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My sister co-signed a car loan for me. Payments are current. I have had an injury and cannot drive. She wants to take over my car, which I’m fine with. How will this affect my credit? What needs to be done to remove my name?

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    Hi Julie, we need more info. Does your sister expect to gain any ownership in the car? Or does she just want to 'rent' it from you? Do you expect to retain any ownership? Who will be responsible for repairs/maintenance of the car? Commented Dec 21, 2021 at 22:32
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    Also, you should know that there is no such thing as "primary" when co-signing for the loan. As far as the lender is concerned, both of you are accountable for 100% for the debt.
    – JohnFx
    Commented Dec 22, 2021 at 0:58

4 Answers 4

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She would have to buy the car from you, likely getting as new loan to do so. Lenders are not likely going to just "take your name off the loan". Understand also that her co-signing on the loan does not give her ANY ownership of the car unless you also put her on the title.

This is why it is SOOOO dangerous to co-sign a loan. If, hypothetically, you decided to stop paying the loan, she would have to keep paying it or ruin her credit, and she would have no right to take the car back or force you to sell it.

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  • Comments are not for extended discussion; this conversation has been moved to chat.
    – JohnFx
    Commented Dec 25, 2021 at 16:56
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There are two things at play here:

  1. The loan debtors; both of you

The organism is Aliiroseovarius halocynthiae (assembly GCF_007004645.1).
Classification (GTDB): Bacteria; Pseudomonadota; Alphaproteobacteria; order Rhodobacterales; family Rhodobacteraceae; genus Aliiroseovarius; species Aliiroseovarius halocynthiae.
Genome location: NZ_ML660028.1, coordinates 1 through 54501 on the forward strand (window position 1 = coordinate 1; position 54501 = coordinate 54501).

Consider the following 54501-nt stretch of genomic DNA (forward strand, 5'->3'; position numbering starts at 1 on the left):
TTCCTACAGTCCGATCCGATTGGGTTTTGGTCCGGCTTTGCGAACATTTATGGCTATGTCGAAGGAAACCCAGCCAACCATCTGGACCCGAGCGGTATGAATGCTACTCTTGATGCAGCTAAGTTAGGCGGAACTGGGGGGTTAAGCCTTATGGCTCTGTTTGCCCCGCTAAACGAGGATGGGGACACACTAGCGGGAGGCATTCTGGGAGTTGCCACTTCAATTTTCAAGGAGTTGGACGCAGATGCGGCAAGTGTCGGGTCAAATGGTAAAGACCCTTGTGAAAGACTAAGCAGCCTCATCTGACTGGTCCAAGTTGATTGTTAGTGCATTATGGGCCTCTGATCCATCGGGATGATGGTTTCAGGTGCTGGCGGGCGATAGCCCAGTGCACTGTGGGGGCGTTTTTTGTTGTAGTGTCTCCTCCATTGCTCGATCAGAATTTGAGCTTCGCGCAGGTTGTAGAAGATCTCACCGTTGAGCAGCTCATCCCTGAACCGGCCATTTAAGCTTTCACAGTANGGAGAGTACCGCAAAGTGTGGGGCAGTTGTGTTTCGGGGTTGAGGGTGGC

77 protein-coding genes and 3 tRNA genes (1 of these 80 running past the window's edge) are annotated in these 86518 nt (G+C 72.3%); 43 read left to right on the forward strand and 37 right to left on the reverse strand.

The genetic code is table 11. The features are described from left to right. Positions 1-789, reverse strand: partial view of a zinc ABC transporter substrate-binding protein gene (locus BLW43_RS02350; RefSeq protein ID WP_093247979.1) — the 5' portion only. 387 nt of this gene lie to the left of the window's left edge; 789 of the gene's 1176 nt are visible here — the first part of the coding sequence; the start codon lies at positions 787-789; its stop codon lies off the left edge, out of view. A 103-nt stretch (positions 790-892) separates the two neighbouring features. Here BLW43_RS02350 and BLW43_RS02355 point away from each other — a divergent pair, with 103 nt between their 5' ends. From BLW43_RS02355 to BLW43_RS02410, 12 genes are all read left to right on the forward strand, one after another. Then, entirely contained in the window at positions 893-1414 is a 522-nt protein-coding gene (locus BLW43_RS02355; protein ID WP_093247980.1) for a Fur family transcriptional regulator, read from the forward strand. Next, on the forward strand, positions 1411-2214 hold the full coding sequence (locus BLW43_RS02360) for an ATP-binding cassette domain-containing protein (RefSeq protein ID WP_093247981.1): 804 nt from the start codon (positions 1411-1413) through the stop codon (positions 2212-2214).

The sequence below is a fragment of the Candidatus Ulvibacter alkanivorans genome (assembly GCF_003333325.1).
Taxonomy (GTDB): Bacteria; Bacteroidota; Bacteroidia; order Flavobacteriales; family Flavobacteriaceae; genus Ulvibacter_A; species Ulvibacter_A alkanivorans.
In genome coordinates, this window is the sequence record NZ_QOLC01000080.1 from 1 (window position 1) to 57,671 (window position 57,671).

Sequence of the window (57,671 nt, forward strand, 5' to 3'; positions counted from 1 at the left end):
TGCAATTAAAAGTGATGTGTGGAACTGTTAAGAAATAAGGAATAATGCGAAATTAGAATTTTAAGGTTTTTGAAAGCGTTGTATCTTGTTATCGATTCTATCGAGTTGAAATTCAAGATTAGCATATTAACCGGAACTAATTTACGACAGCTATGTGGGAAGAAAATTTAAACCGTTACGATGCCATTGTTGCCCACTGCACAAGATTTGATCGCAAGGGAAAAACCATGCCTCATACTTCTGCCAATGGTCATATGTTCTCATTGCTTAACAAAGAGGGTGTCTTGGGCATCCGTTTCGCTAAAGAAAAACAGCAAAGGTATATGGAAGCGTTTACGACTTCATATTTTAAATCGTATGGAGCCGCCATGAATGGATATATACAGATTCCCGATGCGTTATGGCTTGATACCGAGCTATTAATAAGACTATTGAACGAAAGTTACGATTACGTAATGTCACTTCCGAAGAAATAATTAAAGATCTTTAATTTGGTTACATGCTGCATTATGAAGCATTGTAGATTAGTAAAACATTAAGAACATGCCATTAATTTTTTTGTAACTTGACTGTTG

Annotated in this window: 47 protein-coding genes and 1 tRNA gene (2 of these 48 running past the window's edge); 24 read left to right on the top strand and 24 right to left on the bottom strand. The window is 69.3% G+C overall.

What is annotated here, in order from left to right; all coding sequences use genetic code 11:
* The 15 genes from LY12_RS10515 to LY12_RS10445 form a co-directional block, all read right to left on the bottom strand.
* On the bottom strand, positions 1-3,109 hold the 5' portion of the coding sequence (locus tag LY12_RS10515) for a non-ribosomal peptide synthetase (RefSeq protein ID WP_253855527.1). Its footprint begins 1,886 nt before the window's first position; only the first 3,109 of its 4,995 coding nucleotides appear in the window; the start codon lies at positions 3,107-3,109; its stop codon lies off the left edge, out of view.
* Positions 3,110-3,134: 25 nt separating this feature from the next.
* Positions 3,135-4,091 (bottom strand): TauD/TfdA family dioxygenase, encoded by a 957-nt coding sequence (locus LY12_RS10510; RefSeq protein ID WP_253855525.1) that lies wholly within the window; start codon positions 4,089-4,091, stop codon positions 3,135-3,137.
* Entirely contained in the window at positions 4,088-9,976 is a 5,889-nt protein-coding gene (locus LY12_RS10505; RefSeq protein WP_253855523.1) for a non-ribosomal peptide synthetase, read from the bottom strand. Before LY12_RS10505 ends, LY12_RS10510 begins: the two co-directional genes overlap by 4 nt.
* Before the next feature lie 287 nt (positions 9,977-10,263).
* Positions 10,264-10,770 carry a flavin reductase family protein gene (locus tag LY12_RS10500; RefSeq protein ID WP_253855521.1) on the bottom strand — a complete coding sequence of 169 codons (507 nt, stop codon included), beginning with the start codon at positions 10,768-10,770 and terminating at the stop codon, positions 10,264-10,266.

• Do note that being a co-signer is all risk and no reward. Financially consider a co-signer as co-primary and understand the fact that she took a gigantic risk by co-signing.
  2. The listed owner on the car title; presumably just you

Your choices include:

Let her make payments

The loan and title stays intact and she just makes payments.

You trust her to not screw up your credit just as she's been trusting you to not screw up hers this whole time.

Refinance

In order to get your name off of the existing loan it has to be refinanced. This costs money and her credit must be worthy of a solo loan.

However, the existing owner would remain on the title. I think you could change this at the DMV for a fee.

Sell the car to her

Make a legal transaction in which she applies for a solo loan and you sell the car to her making it 100% hers. This would terminate your co-signed loan assuming the sale price meets or exceeds the existing principal.

This would be advisable if your injury is permanent.


Additionally, the fairness of your existing and/or desired arrangement is a whole separate topic which is too lengthy to discuss here.

If you wanted to get into ownership percentages and fair sale price then these discussion topics will be the tip of the iceberg:

  • How much have each of you driven the car?
  • How much gas have each of you paid for?
  • How much maintenance have each of you paid for?
  • How much insurance have each of you paid for?
  • How much of the loan have each of you paid for?

It can get ugly real quick.

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You won’t be able to take your name off the loan. The bank has two people who must pay and hope it stays that way.

The simplest way is to lend the car to your sister, and she makes all the payments. If you trust each other 100%. Ask your insurance if they are fine with it.

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Insurance needs to be taken into consideration. The car is owned by you. If you do not sell the car to your sister (good information in the other answers), then she cannot take out insurance on the car; you would have to maintain the insurance. You cannot insure a vehicle you do not have an interest in.

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